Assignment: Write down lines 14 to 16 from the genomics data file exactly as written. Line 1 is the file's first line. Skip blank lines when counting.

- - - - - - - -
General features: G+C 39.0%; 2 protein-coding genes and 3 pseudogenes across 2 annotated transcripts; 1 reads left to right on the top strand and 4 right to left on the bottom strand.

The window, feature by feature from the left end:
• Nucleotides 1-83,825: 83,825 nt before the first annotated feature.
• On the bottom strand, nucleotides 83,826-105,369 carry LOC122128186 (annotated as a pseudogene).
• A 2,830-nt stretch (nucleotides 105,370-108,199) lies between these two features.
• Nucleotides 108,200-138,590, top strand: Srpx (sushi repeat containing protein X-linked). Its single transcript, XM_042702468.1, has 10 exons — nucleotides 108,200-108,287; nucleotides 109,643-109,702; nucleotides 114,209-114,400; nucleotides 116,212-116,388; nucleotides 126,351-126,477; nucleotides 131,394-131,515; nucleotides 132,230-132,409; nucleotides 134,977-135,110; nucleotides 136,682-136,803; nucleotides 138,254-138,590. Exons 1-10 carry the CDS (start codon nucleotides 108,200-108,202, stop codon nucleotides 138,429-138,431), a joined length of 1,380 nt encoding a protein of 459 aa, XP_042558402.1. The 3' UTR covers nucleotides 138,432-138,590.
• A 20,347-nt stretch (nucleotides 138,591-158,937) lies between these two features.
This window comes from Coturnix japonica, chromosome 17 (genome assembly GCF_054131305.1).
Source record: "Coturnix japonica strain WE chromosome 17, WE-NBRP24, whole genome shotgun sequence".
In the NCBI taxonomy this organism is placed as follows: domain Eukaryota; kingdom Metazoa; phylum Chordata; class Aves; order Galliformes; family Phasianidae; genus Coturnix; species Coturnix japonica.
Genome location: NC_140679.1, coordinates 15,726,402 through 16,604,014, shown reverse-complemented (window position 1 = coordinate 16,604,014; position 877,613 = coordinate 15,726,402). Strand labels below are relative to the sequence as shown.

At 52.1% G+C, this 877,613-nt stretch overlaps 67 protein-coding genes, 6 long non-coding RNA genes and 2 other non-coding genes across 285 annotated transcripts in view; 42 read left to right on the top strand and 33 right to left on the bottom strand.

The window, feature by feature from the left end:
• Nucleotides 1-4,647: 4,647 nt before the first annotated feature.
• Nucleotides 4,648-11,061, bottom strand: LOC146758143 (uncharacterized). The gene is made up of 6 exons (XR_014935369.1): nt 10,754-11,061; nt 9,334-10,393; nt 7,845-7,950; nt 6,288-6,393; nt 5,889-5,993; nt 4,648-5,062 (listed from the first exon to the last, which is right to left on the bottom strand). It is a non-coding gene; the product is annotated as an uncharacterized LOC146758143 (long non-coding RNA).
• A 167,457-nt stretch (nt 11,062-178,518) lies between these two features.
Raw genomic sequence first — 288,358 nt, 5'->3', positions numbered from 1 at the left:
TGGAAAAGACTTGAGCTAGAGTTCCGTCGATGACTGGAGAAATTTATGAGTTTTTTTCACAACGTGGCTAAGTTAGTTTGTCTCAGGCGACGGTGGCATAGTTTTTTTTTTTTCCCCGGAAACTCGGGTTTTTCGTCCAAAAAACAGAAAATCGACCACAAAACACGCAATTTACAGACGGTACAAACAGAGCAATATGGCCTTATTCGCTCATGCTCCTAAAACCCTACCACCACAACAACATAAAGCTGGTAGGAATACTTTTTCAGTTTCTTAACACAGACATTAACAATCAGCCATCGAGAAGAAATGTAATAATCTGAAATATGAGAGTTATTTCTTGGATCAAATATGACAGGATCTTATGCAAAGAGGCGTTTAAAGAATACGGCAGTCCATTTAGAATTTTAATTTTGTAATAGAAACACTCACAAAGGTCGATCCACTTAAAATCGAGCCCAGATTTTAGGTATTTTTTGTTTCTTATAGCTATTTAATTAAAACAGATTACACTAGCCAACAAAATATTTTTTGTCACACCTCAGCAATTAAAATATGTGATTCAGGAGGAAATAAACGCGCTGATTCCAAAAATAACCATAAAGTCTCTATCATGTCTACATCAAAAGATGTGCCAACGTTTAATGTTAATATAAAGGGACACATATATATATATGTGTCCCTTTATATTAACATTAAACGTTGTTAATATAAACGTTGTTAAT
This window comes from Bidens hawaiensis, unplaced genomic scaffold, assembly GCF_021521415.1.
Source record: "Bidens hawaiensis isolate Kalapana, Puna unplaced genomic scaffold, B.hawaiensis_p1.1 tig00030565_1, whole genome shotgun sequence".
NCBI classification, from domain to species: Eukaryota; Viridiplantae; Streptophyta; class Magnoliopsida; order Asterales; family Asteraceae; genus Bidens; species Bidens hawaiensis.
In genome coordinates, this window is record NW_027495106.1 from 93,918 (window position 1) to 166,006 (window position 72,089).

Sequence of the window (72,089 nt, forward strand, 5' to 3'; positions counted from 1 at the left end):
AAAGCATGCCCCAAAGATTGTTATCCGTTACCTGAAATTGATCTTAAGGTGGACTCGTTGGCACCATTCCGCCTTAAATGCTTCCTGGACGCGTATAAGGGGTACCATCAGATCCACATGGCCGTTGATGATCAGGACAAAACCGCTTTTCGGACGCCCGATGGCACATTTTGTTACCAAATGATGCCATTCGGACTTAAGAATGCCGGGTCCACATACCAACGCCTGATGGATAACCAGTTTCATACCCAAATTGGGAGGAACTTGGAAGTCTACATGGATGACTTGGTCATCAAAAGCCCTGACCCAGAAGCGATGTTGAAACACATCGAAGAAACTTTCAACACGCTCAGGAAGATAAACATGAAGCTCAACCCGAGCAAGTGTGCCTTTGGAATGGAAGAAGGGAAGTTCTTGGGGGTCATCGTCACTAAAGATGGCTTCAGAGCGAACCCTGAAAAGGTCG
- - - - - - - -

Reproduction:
• Nucleotides 1-4,647: 4,647 nt before the first annotated feature.
• Nucleotides 4,648-11,061, bottom strand: LOC146758143 (uncharacterized). The gene is made up of 6 exons (XR_014935369.1): nt 10,754-11,061; nt 9,334-10,393; nt 7,845-7,950; nt 6,288-6,393; nt 5,889-5,993; nt 4,648-5,062 (listed from the first exon to the last, which is right to left on the bottom strand). It is a non-coding gene; the product is annotated as an uncharacterized LOC146758143 (long non-coding RNA).
• A 167,457-nt stretch (nt 11,062-178,518) lies between these two features.